I’ve been teaching reception theory at Rhode Island School of Design since 1998. If reception theory is still a bit marginalized in humanities disciplines, it’s definitely an odd approach in an art and design school, where students are primarily focused on learning how to create and produce. However, that is the reason why I think it’s important to teach it: it provides a small counterweight to the power of intention (“This work articulates my struggle to make sense of my upbringing”), or, conversely, to its casual abandonment (“People can feel whatever they feel.”). I want my students to glimpse that creativity and meaning are far more complex and non-linear, far more deeply contextualized (in moments, communities, and pasts), than most would like to acknowledge.
In some semesters, I have been more provocative than in others:
Mostly, I’ve just tried to introduce undergraduates to the classics in the field. From the early to the mid-2000s, I focused on theories about different forms of cultural expression: literature, film, television, and music. We read Iser and Radway, Eisenstein and Staiger, Kubey and Katz, Adorno and Hebdige. As I wrote in the catalog description for "Reception Theory and Popular Culture" in Fall 2000:
In this course, we will explore the ways various scholars have conceived of popular culture audiences, from early psychological analyses of reading to current historical and ethnographic investigations of popular music. By focusing on the differing ideas of audience and methods of audience research within and across these disciplines, we will discuss the impact of, and problems with, ideas of reception, consumption, and resistance.To the extent that reception studies and debates have unfolded in separate disciplines, this comparative framework was useful. Studying reception this way, though, was also limiting. I found, over time, that students did not necessarily have access to a meta-discourse that would enable them to move outside of disciplinary conceptions. There was also a lot of repetition that made the course into a kind of "parade of theories," with the students passively watching the authors march triumphantly by. That led me to start thinking about reception more anthropologically—not as a response to particular forms of expression, or even particular works (as reception is often conceived in literature and music), but rather as a culturally- and historically-contingent behavior that merges consumption, attention, sensation, association, memory, and enthusiasm—in short, what we might call “audiencing.”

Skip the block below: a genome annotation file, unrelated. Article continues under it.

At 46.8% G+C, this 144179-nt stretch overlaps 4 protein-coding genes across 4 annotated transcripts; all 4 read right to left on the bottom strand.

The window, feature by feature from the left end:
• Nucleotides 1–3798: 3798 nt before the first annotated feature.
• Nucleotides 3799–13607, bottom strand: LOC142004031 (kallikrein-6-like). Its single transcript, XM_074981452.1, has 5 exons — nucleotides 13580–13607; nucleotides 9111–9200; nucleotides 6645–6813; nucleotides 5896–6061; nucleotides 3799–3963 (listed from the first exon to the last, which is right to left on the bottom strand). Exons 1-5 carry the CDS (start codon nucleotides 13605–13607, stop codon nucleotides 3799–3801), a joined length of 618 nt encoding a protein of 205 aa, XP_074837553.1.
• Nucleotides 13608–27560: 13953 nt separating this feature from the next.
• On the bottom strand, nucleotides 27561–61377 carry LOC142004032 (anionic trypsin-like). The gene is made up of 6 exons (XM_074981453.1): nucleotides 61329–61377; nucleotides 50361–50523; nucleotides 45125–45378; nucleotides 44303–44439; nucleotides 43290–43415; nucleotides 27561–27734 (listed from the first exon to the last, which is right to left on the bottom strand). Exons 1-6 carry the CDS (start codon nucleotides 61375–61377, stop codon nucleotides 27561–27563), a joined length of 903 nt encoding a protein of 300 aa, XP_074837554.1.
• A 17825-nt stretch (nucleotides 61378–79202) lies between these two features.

For the past several incarnations of my reception theory course, I’ve moved to a different structure that avoids my previous formalism for a new focus on themes and debates around the whole notion of “receiving” art. I don’t know if the students care, but personally, I find not having to think about reception in strict disciplinary terms quite freeing. (Of course, doing so is the luxury of someone teaching in a department called “History, Philosophy, and the Social Sciences”). At any rate, this spring I will give it another try:
Audience (Spring 2011)
Stemming from developments in literary criticism and media studies in the 60s and 70s, the field of audience studies examines the complex ways that people read, view, and hear---or “receive”—artistic expression. Its radical emphasis on audiencing as a primary source of meaning has been controversial, challenging fundamental concepts of authorship, creativity, critical authority, and the work. In this course, we will analyze classic audience studies from across fields in the arts and humanities and explore the ramifications of those studies for disciplinary practices in art and design.
In this brief introductory section of the course, we will examine the concepts of “authorship” and “intention” against which reception theory is traditionally defined.